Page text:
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…the way I cook…

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The entire term of cooking is such a misnomer for me – it’s always felt so narrow and ill conceived to describe the process of turning ingredients into food. Especially lately as I’ve been pondering and considering all the different techniques of cooking I regularly use, their strengths and weaknesses, for my cookbook.

I’m thinking of this tonight as I’m making a roasted a chicken with a beer can shoved up in its cavity, half filled with beer, some garlic and rosemary. It’s a method many have heard about, and it’s a great substitute for a pricey vertical roaster you might buy specifically for the purpose of roasting a chicken upright. While it’s fascinating to discover how perfectly a 12oz beer can fits into the place where the guts used be, almost making you believe that some god somewhere wanted them to be used in this way together, there’s something more here for me. It’s the perfect case in point about the way I usually cook…

When it comes to applying heat, or what is generally thought of as actual cooking, there are subtle and beautiful aspects to each of them. Braising, or boiling something in liquid gives you a means of controlling temperature. Water only ever gets to 210 degrees – at a full out rolling boil – so you know that nothing in that medium is ever going to get hotter than that. A gentle simmer is more in the range of 180 degrees… Other liquids, such as wine, boil at an even lower temperature. All liquids, including fats and oils, which have a much higher temperature range, are great conductors of heat; they cook much more efficiently and evenly than roasting something. Steaming is even better; a scant amount of liquid and a minimal heat source can cook vast amounts of food. It’s hotter too, than boiling water, 273 degrees Fahrenheit. They’re both a moist heat, so they prevent things from drying out, or losing a lot of their own moisture through evaporation. But neither of them brown anything…

Roasting relies on air, mainly, to conduct heat. And air is an extremely poor conductor. It takes longer, it causes things to lose moisture, but sometimes that’s exactly what you want; a good crust on a roast, or crisp skin on a chicken or duck.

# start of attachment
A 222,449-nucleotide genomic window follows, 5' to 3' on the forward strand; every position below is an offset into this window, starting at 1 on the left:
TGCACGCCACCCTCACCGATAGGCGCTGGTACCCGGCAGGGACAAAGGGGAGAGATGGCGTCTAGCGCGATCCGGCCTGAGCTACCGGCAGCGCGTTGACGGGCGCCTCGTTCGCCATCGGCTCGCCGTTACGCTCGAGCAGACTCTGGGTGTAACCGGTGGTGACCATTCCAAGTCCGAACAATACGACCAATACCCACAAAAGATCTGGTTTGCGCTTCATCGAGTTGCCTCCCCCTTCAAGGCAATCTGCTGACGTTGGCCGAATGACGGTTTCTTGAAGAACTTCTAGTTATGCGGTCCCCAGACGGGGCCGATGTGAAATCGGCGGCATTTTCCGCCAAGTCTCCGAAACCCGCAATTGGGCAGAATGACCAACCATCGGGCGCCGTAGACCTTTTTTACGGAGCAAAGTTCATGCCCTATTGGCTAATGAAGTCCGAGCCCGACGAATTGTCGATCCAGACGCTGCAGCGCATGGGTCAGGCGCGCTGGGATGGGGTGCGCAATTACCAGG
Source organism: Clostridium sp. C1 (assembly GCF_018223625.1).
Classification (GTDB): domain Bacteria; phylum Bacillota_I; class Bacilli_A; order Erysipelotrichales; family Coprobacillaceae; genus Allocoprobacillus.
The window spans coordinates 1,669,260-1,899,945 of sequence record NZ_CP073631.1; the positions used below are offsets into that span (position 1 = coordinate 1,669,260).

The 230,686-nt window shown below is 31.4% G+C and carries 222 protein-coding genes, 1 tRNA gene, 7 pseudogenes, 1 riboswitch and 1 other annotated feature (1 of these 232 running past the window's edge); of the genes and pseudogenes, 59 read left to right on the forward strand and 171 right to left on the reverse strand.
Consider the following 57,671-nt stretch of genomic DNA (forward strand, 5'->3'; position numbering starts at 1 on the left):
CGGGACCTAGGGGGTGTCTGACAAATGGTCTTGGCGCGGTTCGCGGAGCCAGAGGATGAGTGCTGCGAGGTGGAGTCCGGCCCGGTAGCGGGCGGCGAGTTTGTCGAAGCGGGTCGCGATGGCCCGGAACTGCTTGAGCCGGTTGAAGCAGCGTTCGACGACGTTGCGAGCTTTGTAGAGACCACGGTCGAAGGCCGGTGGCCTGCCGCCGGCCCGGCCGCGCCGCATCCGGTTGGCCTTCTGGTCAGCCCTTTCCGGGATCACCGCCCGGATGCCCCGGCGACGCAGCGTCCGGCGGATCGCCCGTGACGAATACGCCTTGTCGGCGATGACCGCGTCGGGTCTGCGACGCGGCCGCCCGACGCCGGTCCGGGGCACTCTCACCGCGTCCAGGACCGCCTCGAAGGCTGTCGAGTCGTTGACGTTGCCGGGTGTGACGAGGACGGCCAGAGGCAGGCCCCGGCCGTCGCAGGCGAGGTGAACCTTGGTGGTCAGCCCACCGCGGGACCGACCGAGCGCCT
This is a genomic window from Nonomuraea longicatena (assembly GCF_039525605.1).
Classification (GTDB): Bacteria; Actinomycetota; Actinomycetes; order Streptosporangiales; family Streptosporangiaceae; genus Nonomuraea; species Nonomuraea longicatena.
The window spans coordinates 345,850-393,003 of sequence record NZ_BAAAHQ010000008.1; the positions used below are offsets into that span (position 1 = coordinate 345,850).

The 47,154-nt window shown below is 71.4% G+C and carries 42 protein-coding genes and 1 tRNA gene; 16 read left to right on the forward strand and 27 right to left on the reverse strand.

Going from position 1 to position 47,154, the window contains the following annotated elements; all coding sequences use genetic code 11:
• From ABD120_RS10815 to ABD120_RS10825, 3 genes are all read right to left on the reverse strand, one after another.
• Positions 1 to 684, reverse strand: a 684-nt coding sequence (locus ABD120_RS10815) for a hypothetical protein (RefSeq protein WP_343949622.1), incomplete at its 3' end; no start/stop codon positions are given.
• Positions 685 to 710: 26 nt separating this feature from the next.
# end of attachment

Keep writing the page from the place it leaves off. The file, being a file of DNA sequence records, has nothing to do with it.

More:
Pan frying, and sautéing relies on direct contact with a hot surface, usually augmented with some oil or fat to elicit a better contact with the cooking surface than if it were dry. Like grilling over coals, or broiling under a flame or element, it’s well suited to browning things quickly, but poor at cooking anything large, or for long durations, lest you want to dine on carbon…

Of course cooking isn’t just relegated to the realm of applying heat to modify a food – a number of other things come into play, such as curing, brining, drying, fermenting – that equally change the structure and flavor of things, but that’s a tangent I’ll visit more later…

The most intriguing revelation, and difficult thing to express succinctly, is discovering I rarely cook anything only one way. Most things are cooked, or transformed multiple times, using different techniques along the way. I have very few rules or diktats about the process of making food, but this is one that I’ve come to believe as being generally true in virtually every aspect; the more any particular ingredient is touched, coaxed, set to lay around, dried, kept waiting, cooked one way and then another; inevitably the better it becomes… To wit; bacon. Cured first, then dried, smoked, rested and then pan fried. Confit; salted (cured), dried, poached in fat, stored in fat, then pan seared or eaten cold, pounded into rillettes… A roast; browned first in fat, then braised in port or wine, then roasted to brown and caramelize the braising liquid… Potatoes; often blanched or boiled, then browned in fat. Brussels sprouts; blanched in water, then sliced and browned in butter. Potstickers; steamed, then fried. Even a steak going across an open grill; salted and air dried for at least a few hours before if not overnight… Bread; starter is fermented, rested, formed into loaves, then finally baked in an oven with boiling water thrown in it for steam…

And the beer can chicken; a simple little jewel combining two techniques at the same time. Steam from the beer to cook the meat one way from the inside, while roasting it and crisping up the skin from the outside…

Maybe it’s the reason why cooking, as a general term, is so difficult to embrace; the best things in life are all cooked a number of times, differently. It’s the process that makes them, not just some particular step along the way…

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Discussion

2 thoughts on “…the way I cook…

  1. You always have such interesting subjects, to say nothing about the sketches that accompany them…. The chicken in this case looks as though it is descending onto the beer can…. Funny…. Love it!!!

    Posted by seabreezelouuse | July 26, 2011, 3:14 am

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